Git for the newbie

This page describes the mistake I’ve done with git. First of all : read the manual and the howto, as usual this is the first step to go !

Some interesting documentation includes :

Customizing your repository

  • git config "Your Name"
  • git config ""

To check modification:

  • git config --list

To do global modification, that will be used for all repositories, just add the --global to the commands.

Working on your branch

  • create the branch : git checkout -f -b my_branch master
  • work
  • add modified files to commit list : git-update-index $FILE
  • commit : git commit
  • diff : git diff master..my_branch

Sending your work

First of all, read the docs about code formatting. To send a patch, use git format-patch:

git format-patch -o /tmp/ --signoff master..my_branch

It creates a patch for each commit in the /tmp/ directory. For explanation about signoff, read this page.

Apply work from other

To apply a patch send from git tool simply save the mail and do :

git applymbox  /tmp/mbox ~/.signoff

Here, ~/.signoff is a file containing my signed-off-by line.

Update branch

Switch to master to update it first :

git checkout -f master
git pull

To only update master :

git pull git:// master

Switch back to your branch :

git checkout -f your_branch
git pull


In case there’s a conflict you have to edit the bad file by hand, solve the issue and do git update-index on file before doing a git commit. If a pull or a merge fail you can do git reset --hard to clean your tree.

Work with a private repository

Fetching and pushing your work

To fetch your tree from a distant computer:

 git clone  ssh://users@server/home/users/linux-2.6/ mydirectory

To push your local commit to the distant tree:

git push  ssh://users@server/home/users/linux-2.6/ mybranch

If remote branch is set and if you want to publish only one branch (let’s say master for example), you can run something like:

git push origin master

To push till a given commit to remote branch master run:

git push  origin 58e654e1deda9d230dfb1d64bec773233a19ef84:master

If you want to delete a branch you’ve pushed, just push nothing on it. The following command destroy remote misc-august-v2:

git push home :misc-august-v2

Merging some branch inside yours

For example if you are working on Linus tree and want to work on 2.6.X.Y (like, you need to pull a branch inside your tre:

git pull git://


The following commands will create and push a tag to your repository:

git tag -s mytag
git push --tags ssh://users@server/home/users/linux-2.6/

If you want to find when a commit has been added relatively to the tags, you can do:

$ git tag --contains fdb694a01f1fcd30fd16d8aa290c34699fe98a17

It will issue the list of tags containing this patch.

Creating an archive

To create a tar archive for publication:

git archive --format=tar  --prefix=nufw-2.4.0-rc1/ HEAD>/tmp/nufw-2.4.0-rc1.tar

To archive only a sub-directory, one can use something like:

git archive --format=tar HEAD rule_generation/>/tmp/rule_server_v2.tar

Sending patches by mail

Suppose you’ve got a lot of commit against a project (here ulogd2, official branch is git-svn) and that you wan to send your patchset to the Mailling list
To do so, just open a shell at the root of the git directory and use:

git format-patch --stat -p --raw --signoff  --subject-prefix="ULOGD PATCH" -o /tmp/ulogd2/ -n git-svn
git send-email --compose --no-chain-reply-to --to /tmp/ulogd2/

First command will create a serie of mail from patches in /tmp/ulogd2/ with statistic report and second will start your editor to compose an introduction mail to the patchset.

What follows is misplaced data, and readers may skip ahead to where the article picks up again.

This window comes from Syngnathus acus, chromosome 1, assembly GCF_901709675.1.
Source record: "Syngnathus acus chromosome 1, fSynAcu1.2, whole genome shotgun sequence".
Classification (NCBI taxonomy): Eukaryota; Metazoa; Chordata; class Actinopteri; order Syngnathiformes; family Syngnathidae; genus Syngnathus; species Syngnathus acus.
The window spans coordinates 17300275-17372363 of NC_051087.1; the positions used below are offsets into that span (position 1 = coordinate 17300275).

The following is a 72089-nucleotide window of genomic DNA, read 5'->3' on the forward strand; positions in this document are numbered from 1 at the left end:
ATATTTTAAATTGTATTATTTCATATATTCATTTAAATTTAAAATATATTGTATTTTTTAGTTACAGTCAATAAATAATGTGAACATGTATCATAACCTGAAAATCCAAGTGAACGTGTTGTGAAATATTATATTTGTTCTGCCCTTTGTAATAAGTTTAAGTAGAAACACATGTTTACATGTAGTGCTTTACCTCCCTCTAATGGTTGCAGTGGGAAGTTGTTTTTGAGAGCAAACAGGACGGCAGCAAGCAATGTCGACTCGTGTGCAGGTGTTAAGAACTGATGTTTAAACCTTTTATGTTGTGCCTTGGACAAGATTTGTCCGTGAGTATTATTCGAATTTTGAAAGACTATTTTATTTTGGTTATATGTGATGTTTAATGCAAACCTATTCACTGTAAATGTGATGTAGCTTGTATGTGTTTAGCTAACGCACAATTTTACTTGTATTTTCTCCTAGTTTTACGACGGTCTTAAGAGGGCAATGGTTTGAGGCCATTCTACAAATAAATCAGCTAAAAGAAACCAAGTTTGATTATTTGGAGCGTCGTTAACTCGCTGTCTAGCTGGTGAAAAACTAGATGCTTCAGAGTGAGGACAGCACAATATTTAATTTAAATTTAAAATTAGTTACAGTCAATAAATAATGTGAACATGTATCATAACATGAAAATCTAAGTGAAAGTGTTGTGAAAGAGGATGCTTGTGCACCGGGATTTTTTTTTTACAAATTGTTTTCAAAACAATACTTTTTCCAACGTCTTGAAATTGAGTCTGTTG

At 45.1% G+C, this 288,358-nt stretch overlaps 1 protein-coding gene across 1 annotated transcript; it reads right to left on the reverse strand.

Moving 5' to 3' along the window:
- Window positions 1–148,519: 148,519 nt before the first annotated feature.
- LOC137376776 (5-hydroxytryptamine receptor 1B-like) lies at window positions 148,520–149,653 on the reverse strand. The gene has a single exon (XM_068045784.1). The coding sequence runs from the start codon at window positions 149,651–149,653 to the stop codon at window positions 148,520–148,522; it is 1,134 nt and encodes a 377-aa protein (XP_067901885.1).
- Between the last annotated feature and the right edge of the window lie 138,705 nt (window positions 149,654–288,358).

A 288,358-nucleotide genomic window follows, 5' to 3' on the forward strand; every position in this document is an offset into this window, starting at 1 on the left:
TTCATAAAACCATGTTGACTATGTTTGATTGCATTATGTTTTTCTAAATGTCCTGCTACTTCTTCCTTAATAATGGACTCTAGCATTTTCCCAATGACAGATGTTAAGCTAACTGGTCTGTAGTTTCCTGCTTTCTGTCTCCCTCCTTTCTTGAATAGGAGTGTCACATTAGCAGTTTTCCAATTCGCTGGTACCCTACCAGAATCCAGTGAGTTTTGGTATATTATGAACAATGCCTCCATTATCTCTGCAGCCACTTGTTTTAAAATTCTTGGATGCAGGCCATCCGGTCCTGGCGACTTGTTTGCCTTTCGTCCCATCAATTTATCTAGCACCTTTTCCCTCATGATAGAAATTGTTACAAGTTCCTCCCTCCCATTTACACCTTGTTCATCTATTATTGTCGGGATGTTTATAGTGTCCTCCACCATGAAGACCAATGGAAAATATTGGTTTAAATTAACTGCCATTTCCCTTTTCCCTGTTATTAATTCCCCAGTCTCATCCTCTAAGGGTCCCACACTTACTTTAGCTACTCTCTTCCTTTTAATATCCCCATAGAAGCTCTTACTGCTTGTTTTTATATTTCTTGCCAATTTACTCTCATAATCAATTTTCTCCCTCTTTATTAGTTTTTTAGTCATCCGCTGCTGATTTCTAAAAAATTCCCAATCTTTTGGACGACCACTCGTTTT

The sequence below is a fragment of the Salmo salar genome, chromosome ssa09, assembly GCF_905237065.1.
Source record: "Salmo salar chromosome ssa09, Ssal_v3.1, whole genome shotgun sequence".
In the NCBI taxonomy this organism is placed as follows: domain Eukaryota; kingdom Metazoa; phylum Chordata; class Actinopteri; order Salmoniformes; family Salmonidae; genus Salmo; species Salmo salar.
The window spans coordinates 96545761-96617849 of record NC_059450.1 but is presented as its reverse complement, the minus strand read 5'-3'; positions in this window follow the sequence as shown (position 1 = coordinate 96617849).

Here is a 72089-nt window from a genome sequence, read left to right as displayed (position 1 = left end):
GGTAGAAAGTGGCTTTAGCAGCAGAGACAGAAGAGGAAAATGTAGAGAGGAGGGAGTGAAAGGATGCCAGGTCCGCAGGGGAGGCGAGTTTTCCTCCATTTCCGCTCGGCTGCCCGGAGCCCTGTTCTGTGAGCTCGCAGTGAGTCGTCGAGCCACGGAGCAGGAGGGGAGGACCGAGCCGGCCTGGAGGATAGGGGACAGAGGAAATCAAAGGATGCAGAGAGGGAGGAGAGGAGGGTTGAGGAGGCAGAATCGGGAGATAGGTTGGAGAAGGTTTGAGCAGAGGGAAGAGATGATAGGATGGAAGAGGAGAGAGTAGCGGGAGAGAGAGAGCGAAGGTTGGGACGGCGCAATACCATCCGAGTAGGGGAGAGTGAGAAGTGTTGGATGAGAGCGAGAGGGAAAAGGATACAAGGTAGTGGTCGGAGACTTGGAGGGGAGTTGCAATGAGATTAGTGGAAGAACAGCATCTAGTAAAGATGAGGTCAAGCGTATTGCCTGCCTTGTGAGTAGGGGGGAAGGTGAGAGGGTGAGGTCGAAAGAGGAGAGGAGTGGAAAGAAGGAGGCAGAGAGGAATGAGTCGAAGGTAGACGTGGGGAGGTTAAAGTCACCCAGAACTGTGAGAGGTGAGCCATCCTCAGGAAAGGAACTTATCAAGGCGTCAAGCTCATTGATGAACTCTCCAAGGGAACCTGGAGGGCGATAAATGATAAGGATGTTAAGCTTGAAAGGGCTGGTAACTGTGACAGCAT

To avoid awful threaded mail series, one can use :

git config sendemail.chainreplyto false

Applying patches from mail

Just save mail to an mbox and run:

git apply-mbox MBOX

Please note that it will apply the modification it the patch apply without any warning (or hunk). To apply the patch even if there is some hunks, just run:

git apply-mbox -m MBOX

To transfer patches from a repository to another, one could use git-format-patch on system with modification followed by git-am on target repository.

Merging patches

When git am fails to cleanly apply It will ask you to apply it yourself, to  git add the file and to run git am --resolved.
In fact, git am can help you a lot. When the call to git am for a patch fails, simply run :

git am --3way

Il will merge the file that can be automatically merge. Some files may be marked with CONFLICT and in this case, edit them to do a manual merge, and once they are fixed and run

git am --resolved

Fixing work

Reverting some work

Let’s you’ve coded too late and that all your commits need to go to the trash. You can then use:

git reset --hard COMMITID

This will revert to the state the source after COMMITID.

Modifying commit

This time your work is correct but you are not happy with your commit. To fix this, you can run:

git reset COMMITID

and commit your work in the way you should have done before.

Modifying commits

The more powerful way to do this kind of stuff is to use git rebase  --interactive. With that command, you can modify, reorder suppress commits from your branch. More on merging multiple commits.

Misc tools and tips

Enhanced shell prompt

One specificity of git over something lke subversion is that all your branch stay in the same directory.
Thanks to the git completion extensions available in git-core, you can enhance your shell prompt to display the name of the branch you are working on. For example, if you set:

PS1='\u@\h:\w$(__git_ps1 " (%s)") \$ '

you can have a prompt displaying:

eric@ice-age:~/netfilter/git/ulogd2 (nohash)$

Zsh lover can found a similar tips here.

Colorized diff

git diff has a –color option to display a colorized diff. It is possible to have such a diff by default by using: